Dominican law establishes equal treatment for all domestic and foreign investors, allowing the participation of international companies in all economic sectors, excluding defense and national security.  Investors will have access to preferential markets through the free trade agreements (Agreement of Economic Association with the European Union, Central America and the United States). With its location in the Caribbean, the Dominican Republic is an important commercial link between Europe, North America and the rest of Latin America.

The Petroleum Sector

The Petroleum Sector is managed by the Vice Ministry of Hydrocarbons, that is a substantive institutional unit of the Ministry of Energy and Mines (MEM), hierarchically dependent on the Minister, which exercises its authority over the Directors of Exploration and Production of Hydrocarbons, Policies, Regulation and Permits related to hydrocarbons. Some of its main attributions are:

  • Advise the minister on hydrocarbons.
  • Formulate, adopt, direct and coordinate the national policy on exploration, exploitation, import and storage of hydrocarbons, regulating and monitoring their compliance.
  • Dynamize the prospection, exploration and exploitation of hydrocarbons, coal and natural gas.
  • Order and / or carry out, in coordination with the Minister, the necessary studies to evaluate the potential of fossil hydrocarbons in the Dominican Republic.
  • Coordinate with the Ministry of the Environment the environmental assessment procedures of the hydrocarbon exploration and exploitation proposals.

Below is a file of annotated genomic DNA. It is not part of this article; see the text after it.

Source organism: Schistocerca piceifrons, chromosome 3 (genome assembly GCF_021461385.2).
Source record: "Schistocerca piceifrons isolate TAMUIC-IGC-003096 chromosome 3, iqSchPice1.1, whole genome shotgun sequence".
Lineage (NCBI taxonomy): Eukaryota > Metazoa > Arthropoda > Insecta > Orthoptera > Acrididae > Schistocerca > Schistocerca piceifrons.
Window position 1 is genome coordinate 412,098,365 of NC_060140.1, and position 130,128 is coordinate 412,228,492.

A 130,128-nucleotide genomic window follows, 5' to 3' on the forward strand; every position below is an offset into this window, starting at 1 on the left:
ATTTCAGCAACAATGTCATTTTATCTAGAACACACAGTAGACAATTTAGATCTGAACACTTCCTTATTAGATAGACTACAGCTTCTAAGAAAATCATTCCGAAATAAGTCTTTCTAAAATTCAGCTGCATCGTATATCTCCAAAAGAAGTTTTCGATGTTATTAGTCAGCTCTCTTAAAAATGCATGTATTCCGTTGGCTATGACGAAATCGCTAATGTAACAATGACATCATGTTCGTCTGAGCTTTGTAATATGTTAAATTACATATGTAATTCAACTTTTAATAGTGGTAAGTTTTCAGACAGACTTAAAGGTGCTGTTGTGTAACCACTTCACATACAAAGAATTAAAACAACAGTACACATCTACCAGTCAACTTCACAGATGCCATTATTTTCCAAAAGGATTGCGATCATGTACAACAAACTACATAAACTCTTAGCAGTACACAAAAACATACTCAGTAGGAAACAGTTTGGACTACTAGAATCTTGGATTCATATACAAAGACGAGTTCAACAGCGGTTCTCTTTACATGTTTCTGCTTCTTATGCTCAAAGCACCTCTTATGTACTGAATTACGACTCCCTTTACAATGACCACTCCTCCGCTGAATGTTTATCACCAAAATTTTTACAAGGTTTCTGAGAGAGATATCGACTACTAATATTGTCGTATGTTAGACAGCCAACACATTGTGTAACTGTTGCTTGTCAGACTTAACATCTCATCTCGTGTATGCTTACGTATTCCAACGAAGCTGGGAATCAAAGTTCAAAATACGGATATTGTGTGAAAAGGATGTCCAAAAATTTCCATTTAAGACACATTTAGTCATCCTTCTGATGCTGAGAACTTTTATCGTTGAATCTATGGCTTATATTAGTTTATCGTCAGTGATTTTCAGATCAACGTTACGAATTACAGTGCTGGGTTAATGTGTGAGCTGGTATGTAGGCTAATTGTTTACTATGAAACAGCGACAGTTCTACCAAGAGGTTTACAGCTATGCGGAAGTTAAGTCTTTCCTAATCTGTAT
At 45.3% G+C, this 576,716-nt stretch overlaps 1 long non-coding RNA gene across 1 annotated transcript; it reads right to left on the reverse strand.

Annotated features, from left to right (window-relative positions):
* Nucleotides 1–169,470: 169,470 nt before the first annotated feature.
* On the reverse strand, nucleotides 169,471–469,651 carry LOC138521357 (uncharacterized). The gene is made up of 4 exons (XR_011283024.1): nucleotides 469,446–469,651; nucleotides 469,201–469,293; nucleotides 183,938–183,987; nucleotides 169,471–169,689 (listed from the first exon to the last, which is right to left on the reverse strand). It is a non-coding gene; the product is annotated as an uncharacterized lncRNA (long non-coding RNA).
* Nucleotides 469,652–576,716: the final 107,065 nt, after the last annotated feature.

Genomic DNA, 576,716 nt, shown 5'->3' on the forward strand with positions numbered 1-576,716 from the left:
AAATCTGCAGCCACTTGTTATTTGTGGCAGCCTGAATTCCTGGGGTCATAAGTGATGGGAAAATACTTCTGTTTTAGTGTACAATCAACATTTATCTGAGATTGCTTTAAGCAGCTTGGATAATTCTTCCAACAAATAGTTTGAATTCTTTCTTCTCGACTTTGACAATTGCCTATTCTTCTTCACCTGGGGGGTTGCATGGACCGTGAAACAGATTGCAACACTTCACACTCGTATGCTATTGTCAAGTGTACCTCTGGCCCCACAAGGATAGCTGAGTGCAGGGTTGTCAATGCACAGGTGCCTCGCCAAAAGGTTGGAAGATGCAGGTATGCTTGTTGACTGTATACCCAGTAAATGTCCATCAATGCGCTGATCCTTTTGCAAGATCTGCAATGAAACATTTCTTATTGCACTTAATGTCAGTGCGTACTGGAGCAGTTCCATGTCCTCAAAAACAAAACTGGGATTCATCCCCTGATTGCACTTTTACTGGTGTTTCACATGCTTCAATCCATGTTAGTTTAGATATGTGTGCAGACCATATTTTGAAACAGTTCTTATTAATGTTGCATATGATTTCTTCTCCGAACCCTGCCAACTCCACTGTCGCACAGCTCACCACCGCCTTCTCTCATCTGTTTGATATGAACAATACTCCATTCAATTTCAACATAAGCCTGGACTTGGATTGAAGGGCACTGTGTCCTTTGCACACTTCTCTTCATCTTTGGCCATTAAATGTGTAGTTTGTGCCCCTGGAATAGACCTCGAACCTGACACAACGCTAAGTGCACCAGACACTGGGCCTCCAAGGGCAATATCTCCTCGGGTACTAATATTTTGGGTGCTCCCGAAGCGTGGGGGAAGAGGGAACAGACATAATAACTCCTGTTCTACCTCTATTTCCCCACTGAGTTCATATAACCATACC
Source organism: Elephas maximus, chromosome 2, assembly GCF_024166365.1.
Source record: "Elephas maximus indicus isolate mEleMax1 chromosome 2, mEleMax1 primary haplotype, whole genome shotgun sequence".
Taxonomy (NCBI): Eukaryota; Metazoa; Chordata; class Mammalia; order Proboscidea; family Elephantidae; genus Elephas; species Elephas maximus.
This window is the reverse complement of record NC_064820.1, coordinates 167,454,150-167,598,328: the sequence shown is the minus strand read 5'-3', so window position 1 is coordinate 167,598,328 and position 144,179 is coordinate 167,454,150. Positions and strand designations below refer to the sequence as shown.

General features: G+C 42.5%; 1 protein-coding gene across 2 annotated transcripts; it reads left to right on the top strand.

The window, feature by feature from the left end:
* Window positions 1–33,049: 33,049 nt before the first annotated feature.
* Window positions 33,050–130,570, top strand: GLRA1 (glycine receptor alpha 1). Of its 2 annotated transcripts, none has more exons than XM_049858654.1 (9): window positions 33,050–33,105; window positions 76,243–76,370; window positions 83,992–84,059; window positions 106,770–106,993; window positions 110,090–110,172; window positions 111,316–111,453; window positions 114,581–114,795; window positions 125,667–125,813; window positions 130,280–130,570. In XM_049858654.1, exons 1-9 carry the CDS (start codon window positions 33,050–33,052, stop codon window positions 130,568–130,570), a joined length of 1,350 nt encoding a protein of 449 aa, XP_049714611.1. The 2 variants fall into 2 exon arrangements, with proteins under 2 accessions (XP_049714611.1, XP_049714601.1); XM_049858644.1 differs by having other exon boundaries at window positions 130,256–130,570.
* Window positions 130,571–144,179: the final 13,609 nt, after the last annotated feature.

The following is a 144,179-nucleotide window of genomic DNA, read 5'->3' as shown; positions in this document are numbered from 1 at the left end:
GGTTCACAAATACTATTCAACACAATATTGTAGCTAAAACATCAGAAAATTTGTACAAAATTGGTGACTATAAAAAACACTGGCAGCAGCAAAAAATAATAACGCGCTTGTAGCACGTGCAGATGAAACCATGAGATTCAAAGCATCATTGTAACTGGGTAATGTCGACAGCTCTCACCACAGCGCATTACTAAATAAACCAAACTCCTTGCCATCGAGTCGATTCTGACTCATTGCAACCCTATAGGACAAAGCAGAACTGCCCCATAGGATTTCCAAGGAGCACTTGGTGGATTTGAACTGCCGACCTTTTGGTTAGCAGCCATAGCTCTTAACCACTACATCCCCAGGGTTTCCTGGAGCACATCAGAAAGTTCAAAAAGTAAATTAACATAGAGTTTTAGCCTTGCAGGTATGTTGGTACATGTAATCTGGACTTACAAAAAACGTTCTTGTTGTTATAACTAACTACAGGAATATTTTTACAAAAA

• Evaluate the permits, licenses and concessions for the exploration and exploitation of hydrocarbons
  • Design, recommend and implement policies that promote the competitiveness and systemic sustainability of the sub-sector of hydrocarbons in the national territory
  • Design, modify and execute the regulatory aspects related to the construction, operation and / or transformation of infrastructures in the field of hydrocarbons to promote their safety and environmental relevance, as well as market efficiency.
  • Promote private investment for the free commercialization of oil and petroleum products, guaranteeing access, neutrality and legal security of the actors through effective regulation and supervision of the sub-sector.
  • Manage the hydrocarbon sector statistics and make them available to the public and investors.
  • Establish and / or propose international and interinstitutional agreements for technical cooperation in the exploration, exploitation, control and control of fuels.
  • Managing technical data


The Dominican Republic has a world-class road circuit that connects all regions of the country, boosting economic activity and enabling investors to build the infrastructure required.  With 8 international airports, 12 maritime ports and 3 cruise ports, the country is emerging as an important logistics center for the Caribbean region .